Q: Do you have any running role models?
A: "I have several running idols, the most prominent would be Steve Prefontaine. I try to live up to the guts and determination that he always showed as a runner. His quote “To give anything less than your best is to sacrifice the gift" are the words I live by. Another two are Haile Gebrselassie, and Kenenisa Bekele. Both are Ethiopian runners. Gebrselassie is a two-time gold medalist and world record holder. Bekele is the two-time defending Olympic 10,000 meter champion and holds World Records now."
Q: Where will you attend college and why did you choose that particular school?
A: "I will be running for Lock Haven University of Pennsylvania next year. I felt very comfortable around the campus and really connected well with Coach Aaron Russell and the entire team at Lock Haven."
Q: What other sports or activities do you enjoy?
A: "I enjoy all sports, but running is my one and only true passion."
Q: What is your training regimen in and out of the season?
A: "Sorry, but I don't like to discuss what my training is, at least not until after the outdoor track season."
Q: Where do you need to improve?
A: "I definitely need to improve on my kicking speed. In order to really be competitive in college I need to be able to win a race in the last 200 Meters if necessary. I feel that as my speed continues to develop in conjunction with my continued endurance training all of my events will improve drastically."
Both the boys' and girls' teams for Manchester Central High, fresh off last year's NHIAA championship campaigns, served notice in the season-opening race Oct. 11 that they're still the squads to beat.
Dylan Lafond led the boys and Elizabeth Conway paced the girls as Central swept the Manchester City Championship at Derryfield Park.
“This race was the first step (in the championship season),” Lafond told the New Hampshire Union Leader after posting the lone sub-17-minute time of 16 minutes, 55.6 seconds. “Our goal is to win states, and if we make New Englands, even better.”
Central's boys secured the top three finishes on the 3.1-mile course. Sean Brown and Matt Becker finished second and third, respectively, with times of 17:06.5 and 17:11.2.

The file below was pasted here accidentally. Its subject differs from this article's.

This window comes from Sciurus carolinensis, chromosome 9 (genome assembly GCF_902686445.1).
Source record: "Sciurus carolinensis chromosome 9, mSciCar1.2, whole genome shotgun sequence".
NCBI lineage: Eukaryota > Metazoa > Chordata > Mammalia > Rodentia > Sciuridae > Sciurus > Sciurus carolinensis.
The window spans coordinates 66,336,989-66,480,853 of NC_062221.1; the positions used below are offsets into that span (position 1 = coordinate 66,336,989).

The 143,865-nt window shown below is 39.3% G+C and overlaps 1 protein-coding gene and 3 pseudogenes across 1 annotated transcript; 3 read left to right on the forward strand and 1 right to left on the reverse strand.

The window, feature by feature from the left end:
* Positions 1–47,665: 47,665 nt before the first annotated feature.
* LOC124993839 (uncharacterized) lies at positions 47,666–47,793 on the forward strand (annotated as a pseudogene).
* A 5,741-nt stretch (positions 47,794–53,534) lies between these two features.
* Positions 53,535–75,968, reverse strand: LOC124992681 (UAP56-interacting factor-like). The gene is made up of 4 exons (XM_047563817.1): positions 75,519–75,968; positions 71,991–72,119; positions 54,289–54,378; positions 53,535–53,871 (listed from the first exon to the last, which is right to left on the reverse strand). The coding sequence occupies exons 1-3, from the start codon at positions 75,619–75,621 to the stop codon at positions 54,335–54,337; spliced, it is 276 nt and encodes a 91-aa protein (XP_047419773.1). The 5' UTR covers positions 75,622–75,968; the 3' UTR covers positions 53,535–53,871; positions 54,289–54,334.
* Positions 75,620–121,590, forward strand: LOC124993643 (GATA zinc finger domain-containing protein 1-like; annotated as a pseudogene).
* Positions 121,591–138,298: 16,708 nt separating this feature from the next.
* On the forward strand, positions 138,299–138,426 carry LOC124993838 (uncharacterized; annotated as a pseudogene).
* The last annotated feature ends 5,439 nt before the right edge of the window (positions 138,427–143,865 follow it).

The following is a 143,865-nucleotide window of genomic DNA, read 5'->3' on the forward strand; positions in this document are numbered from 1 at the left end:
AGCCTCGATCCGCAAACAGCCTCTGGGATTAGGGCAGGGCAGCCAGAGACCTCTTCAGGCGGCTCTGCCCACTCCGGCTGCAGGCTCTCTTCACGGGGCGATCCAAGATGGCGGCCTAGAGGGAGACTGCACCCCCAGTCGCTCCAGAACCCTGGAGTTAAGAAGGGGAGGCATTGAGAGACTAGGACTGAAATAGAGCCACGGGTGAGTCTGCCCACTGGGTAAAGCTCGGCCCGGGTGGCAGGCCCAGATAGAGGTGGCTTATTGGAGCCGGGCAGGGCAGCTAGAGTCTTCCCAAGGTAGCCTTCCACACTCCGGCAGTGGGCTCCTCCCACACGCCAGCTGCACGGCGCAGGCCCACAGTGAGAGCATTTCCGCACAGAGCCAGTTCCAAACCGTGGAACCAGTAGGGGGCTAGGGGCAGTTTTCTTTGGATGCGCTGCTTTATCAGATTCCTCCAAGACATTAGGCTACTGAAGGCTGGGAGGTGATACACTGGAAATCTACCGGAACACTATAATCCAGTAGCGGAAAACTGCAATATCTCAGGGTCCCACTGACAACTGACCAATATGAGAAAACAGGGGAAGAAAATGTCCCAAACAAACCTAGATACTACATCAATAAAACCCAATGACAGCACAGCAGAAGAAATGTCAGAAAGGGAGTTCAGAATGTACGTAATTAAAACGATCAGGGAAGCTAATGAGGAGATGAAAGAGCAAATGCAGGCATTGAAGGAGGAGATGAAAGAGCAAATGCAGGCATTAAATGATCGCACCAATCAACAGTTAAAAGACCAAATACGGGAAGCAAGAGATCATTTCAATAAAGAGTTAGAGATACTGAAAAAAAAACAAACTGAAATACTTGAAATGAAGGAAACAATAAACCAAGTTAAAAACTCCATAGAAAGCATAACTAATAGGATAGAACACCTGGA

Those times helped the Little Green record 26 team points. Manchester Memorial High's Adam Vargas (17:18.1) finished fourth. The Crusaders placed second with 40 points, followed by Manchester West High (70) and Trinity High (74).
Central's girls were equally dominant. Elizabeth Conway had a lot to do with it.
Conway crossed the finish line in 18:54.7. Teammate Laurel Gagnon (20:03.8) finished second – exactly 1:09.1 after Conway. Megan Brockett clinched third with a time of 20:48.5.
Kaitlin George-Blay led the Crusaders. Her time of 21:09 was good for fourth place.
Gang Green scored 20 team points to distance itself from Memorial (56), Trinity (68) and West (102).
“It was scorching on those hills,” Conway told the Union Leader. “Our team is looking pretty strong, though we do have a couple of girls fighting injuries.”
The division championships take place Oct. 29. Central certainly seems posed to, yet again, dominate Division I.
The neighboring communities of Livermore Falls and Jay recently decided to consolidate into one school which will be known as Spruce Mountain High School.
The adjoining towns have played in a long-standing football rivalry that goes back 72 years. The Black and Orange of the Jay Tigers and the green and yellow of the Livermore Falls Andies will be replaced by the black and green of the Spruce Mountain Phoenix.
The schools, which competed for years in the Class C Mountain Valley Conference will move to Class B next season.
Georges Valley and Rockland high schools decided several months ago to merge into one school known as Oceanside. The Black and Orange of the Rockland Tigers and the green and white of the Georges Valley Buccaneers will soon become the dark blue, light blue and white of the Oceanside Mariners.
Students will attend their last three years of high school in Rockland while freshmen classes from both communities will combine at Georges Valley High in Thomaston. Although the schools are only five miles apart, their athletic rivalry generally ended in middle school. Georges Valley has competed in Class C in Western Maine while Rockland has largely competed in Class B in Eastern Maine. With the enrollment at Oceanside expected to be in the upper 600s, the schools will compete in Eastern Maine in the Class B division of the Kennebec Valley Athletic Conference.
Q: How has officiating changed since you began?
A: "To a great extent it hasn’t changed. Statewide. The big change is an increase in ongoing communication throughout the state, on the administrative and training side. Results statewide are a more consistent application of the rules. Years ago, the biggest difference is the offense was favored, which is not the case today. Today every situation matters the same to both teams."